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This week we are delighted to feature a guest post from Olivia Whitcroft.
Picture the scene: it is 1993 and the forward-thinking Telecommunications Manager at Big Industry Ltd has decided to introduce e-mail communication. A provider is selected, phone lines and modems are discussed, and fees and set-up dates are agreed. A contract is drawn up and sent (by post) to the provider for review.
It soon becomes clear to the provider that he has been sent an agreement for fax machine maintenance. It details response times for fixing hardware faults, and addresses paper and ink cartridge replacement. He raises these concerns and is told that Big Industry will accept a few tweaks, but there is no time for lengthy negotiations. The provider therefore signs the contract and the parties move forth into the unknown territory of providing e-mail within a framework of fixing fax machines.
This story represents the frequent disconnect between the terms of technology contracts and the services which are actually being provided. With the rapid development of technology, small providers are often first on the scene with innovative opportunities, but insufficient time and resources are given by their (often larger) customers and partners to consider a bespoke contract. The provider is presented with "standard" terms which range from something slightly inappropriate to complete nonsense!
More up-to-date examples include mobile app services under contracts for face-to-face or web delivery; or resellers of technology services appointed using end user agreements. Software development agreements often do not reflect intended use of source code or copyright. Provisions on use of data are frequently unsuitable: identifying one party as a data processor, when it clearly behaves as a controller; promises to keep data in the UK, when it is entrusted to a US cloud provider.
So what? you may say. Well, the purpose of a written agreement is to document how a relationship is intended to work, which may act as a guide to the parties' actions (such as delivery of services and payment), protect certain assets (such as copyright and know-how) and give a clear basis for recourse in case something goes wrong. Inappropriate terms may fail to achieve any of these benefits. Sooner or later, one party may want something to be done or may dislike something which the other party has done, and will seek to rely on the contract to protect or defend itself. Unfortunately, the legal position may be extremely hazy!
Taking one extreme, the parties may need to comply with the terms as written even though they had something else in mind. This may happen where the contract is very disadvantageous for a party, but is not completely removed from the core intention. At the other extreme, the agreement may be ineffective for mistake or lack of certainty. This is generally unhelpful for both parties, but may result in one side being put at a greater disadvantage.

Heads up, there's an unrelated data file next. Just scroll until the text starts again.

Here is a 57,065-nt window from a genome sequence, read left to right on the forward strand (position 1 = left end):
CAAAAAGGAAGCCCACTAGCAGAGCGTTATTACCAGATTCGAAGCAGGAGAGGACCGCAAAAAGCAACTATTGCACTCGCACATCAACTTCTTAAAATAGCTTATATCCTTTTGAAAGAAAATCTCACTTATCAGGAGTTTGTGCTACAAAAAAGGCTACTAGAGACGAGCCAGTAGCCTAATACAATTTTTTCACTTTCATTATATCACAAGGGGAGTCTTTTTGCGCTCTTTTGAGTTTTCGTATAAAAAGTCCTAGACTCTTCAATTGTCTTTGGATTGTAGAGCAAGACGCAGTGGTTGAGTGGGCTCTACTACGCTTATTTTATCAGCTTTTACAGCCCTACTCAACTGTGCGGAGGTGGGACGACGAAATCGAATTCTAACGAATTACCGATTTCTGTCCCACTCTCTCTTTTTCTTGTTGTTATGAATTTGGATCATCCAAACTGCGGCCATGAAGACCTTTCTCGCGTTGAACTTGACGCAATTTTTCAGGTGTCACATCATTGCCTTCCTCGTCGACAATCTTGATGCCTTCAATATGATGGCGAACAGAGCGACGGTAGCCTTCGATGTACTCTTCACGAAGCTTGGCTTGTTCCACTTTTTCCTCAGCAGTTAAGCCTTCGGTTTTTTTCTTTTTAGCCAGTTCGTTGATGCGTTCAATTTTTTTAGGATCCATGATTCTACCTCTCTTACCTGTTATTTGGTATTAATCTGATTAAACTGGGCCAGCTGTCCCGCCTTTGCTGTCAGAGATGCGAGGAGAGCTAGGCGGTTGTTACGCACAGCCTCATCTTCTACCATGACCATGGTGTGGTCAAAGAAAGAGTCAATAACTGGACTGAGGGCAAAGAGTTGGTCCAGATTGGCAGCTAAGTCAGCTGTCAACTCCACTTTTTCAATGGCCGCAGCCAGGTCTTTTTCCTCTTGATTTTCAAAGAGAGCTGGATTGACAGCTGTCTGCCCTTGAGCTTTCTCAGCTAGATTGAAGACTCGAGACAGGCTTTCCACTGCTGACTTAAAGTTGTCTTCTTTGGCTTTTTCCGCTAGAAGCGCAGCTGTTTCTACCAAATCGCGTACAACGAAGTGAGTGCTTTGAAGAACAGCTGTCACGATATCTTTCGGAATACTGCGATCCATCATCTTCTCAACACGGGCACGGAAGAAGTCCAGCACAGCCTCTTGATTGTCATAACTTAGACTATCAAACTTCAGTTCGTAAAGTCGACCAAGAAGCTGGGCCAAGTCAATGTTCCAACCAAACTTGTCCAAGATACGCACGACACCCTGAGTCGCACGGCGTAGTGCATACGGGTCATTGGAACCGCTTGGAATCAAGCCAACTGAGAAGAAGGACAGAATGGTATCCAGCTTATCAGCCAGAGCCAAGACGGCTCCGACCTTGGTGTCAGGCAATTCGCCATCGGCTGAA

Where possible, a court will try to construe the wording of a contract in a way the parties intended, may imply terms to give effect to that intention, or could order a mistake to be rectified. This could assist, for example, if the word "fax" has been used and it is clear that the parties intended to use the word "email" (née "e-mail") in context. However, these remedies are unlikely to be feasible if the terms can reasonably be given their ordinary meaning, or are very far removed from reality.
Other legal problems may include breaches of data protection law for insufficient security obligations, or invalid onward licences of unassigned intellectual property.
Resolving the consequences of inappropriate terms can therefore be time-consuming and costly, and may not achieve the desired result for one or both parties. The message is not new: a contract needs to be tailored to the context of the intended relationship. Standard terms can be useful for the basics, but bashing out terms to apply un-amended to all technological scenarios is unlikely to be achievable.
If there are limited resources and budget to negotiate a "perfect" contract, some middle ground could be reached, showing some flexibility in approach and obtaining appropriate input from those who understand the technology. To start with, a short agreement may be an option, with a clear description of the intended relationship, but without addressing every scenario. This is likely to be better than a mesh of terms which sound good legally but are potentially useless in practice.
Just over 20 years down the line from introducing email and new technology continues to inspire creative opportunities for Big Industry. It is now looking into BYOD, big data, the internet of things, 3D printing and augmented reality, and is bringing on board new providers and partners to assist. All it has to do is ensure that it is also creative with the terms governing these relationships. Remember: if all you have is standard terms, everything looks like a fax machine.
Olivia Whitcroft, principal of OBEP (www.obep.co.uk)
This is an abridged version of an article originally published by the Society for Computers and Law: http://www.scl.org/site.aspx?i=ca0&r=2&x=glbszt6r
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